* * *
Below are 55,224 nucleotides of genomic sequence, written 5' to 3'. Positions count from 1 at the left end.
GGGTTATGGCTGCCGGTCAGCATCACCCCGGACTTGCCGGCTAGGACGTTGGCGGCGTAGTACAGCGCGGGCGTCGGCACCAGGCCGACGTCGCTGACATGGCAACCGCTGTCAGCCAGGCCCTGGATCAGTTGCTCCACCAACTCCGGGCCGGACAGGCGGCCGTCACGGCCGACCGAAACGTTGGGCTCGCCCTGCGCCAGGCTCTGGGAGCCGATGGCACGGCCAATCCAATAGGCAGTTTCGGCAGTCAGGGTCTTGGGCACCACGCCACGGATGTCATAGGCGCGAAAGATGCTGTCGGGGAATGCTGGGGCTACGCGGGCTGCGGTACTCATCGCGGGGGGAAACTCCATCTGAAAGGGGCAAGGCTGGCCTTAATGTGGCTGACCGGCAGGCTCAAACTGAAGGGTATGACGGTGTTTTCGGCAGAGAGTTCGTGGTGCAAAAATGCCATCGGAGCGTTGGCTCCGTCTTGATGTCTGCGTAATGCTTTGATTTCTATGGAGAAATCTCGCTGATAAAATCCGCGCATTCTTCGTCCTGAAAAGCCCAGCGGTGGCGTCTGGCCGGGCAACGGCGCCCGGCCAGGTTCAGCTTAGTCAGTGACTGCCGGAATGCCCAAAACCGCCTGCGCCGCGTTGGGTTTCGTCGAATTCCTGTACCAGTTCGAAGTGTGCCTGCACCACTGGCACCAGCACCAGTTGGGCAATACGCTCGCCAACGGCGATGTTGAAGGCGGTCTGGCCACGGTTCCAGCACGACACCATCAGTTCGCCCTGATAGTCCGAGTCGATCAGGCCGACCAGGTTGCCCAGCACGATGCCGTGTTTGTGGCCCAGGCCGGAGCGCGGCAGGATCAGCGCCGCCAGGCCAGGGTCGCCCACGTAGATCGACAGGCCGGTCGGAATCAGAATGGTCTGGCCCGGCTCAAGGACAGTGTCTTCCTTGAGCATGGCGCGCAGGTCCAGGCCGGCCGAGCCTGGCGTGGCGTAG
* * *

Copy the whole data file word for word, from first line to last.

Below are 55,224 nucleotides of genomic sequence, written 5' to 3'. Positions count from 1 at the left end.
GGGTTATGGCTGCCGGTCAGCATCACCCCGGACTTGCCGGCTAGGACGTTGGCGGCGTAGTACAGCGCGGGCGTCGGCACCAGGCCGACGTCGCTGACATGGCAACCGCTGTCAGCCAGGCCCTGGATCAGTTGCTCCACCAACTCCGGGCCGGACAGGCGGCCGTCACGGCCGACCGAAACGTTGGGCTCGCCCTGCGCCAGGCTCTGGGAGCCGATGGCACGGCCAATCCAATAGGCAGTTTCGGCAGTCAGGGTCTTGGGCACCACGCCACGGATGTCATAGGCGCGAAAGATGCTGTCGGGGAATGCTGGGGCTACGCGGGCTGCGGTACTCATCGCGGGGGGAAACTCCATCTGAAAGGGGCAAGGCTGGCCTTAATGTGGCTGACCGGCAGGCTCAAACTGAAGGGTATGACGGTGTTTTCGGCAGAGAGTTCGTGGTGCAAAAATGCCATCGGAGCGTTGGCTCCGTCTTGATGTCTGCGTAATGCTTTGATTTCTATGGAGAAATCTCGCTGATAAAATCCGCGCATTCTTCGTCCTGAAAAGCCCAGCGGTGGCGTCTGGCCGGGCAACGGCGCCCGGCCAGGTTCAGCTTAGTCAGTGACTGCCGGAATGCCCAAAACCGCCTGCGCCGCGTTGGGTTTCGTCGAATTCCTGTACCAGTTCGAAGTGTGCCTGCACCACTGGCACCAGCACCAGTTGGGCAATACGCTCGCCAACGGCGATGTTGAAGGCGGTCTGGCCACGGTTCCAGCACGACACCATCAGTTCGCCCTGATAGTCCGAGTCGATCAGGCCGACCAGGTTGCCCAGCACGATGCCGTGTTTGTGGCCCAGGCCGGAGCGCGGCAGGATCAGCGCCGCCAGGCCAGGGTCGCCCACGTAGATCGACAGGCCGGTCGGAATCAGAATGGTCTGGCCCGGCTCAAGGACAGTGTCTTCCTTGAGCATGGCGCGCAGGTCCAGGCCGGCCGAGCCTGGCGTGGCGTAG